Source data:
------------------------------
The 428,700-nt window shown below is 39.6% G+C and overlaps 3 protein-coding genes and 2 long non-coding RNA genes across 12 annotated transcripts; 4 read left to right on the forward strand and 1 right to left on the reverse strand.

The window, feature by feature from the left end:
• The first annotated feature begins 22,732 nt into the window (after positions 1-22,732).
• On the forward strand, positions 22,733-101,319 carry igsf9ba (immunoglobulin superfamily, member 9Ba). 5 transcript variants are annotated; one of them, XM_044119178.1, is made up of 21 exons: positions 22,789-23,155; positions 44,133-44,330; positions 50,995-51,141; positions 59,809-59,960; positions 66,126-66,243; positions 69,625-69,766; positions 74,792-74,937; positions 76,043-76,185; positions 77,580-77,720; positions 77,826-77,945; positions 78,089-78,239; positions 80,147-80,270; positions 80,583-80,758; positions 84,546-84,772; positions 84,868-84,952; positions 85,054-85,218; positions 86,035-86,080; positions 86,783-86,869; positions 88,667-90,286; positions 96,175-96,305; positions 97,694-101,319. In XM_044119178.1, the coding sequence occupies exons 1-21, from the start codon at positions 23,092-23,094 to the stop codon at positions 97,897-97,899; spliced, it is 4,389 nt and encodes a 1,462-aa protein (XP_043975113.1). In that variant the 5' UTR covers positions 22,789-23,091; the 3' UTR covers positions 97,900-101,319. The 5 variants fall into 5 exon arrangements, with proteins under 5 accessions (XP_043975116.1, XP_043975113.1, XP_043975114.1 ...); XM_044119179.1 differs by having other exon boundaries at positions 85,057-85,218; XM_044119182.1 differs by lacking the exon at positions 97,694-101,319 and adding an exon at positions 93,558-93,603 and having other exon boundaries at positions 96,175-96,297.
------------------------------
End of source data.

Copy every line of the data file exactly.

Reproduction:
The 428,700-nt window shown below is 39.6% G+C and overlaps 3 protein-coding genes and 2 long non-coding RNA genes across 12 annotated transcripts; 4 read left to right on the forward strand and 1 right to left on the reverse strand.

The window, feature by feature from the left end:
• The first annotated feature begins 22,732 nt into the window (after positions 1-22,732).
• On the forward strand, positions 22,733-101,319 carry igsf9ba (immunoglobulin superfamily, member 9Ba). 5 transcript variants are annotated; one of them, XM_044119178.1, is made up of 21 exons: positions 22,789-23,155; positions 44,133-44,330; positions 50,995-51,141; positions 59,809-59,960; positions 66,126-66,243; positions 69,625-69,766; positions 74,792-74,937; positions 76,043-76,185; positions 77,580-77,720; positions 77,826-77,945; positions 78,089-78,239; positions 80,147-80,270; positions 80,583-80,758; positions 84,546-84,772; positions 84,868-84,952; positions 85,054-85,218; positions 86,035-86,080; positions 86,783-86,869; positions 88,667-90,286; positions 96,175-96,305; positions 97,694-101,319. In XM_044119178.1, the coding sequence occupies exons 1-21, from the start codon at positions 23,092-23,094 to the stop codon at positions 97,897-97,899; spliced, it is 4,389 nt and encodes a 1,462-aa protein (XP_043975113.1). In that variant the 5' UTR covers positions 22,789-23,091; the 3' UTR covers positions 97,900-101,319. The 5 variants fall into 5 exon arrangements, with proteins under 5 accessions (XP_043975116.1, XP_043975113.1, XP_043975114.1 ...); XM_044119179.1 differs by having other exon boundaries at positions 85,057-85,218; XM_044119182.1 differs by lacking the exon at positions 97,694-101,319 and adding an exon at positions 93,558-93,603 and having other exon boundaries at positions 96,175-96,297.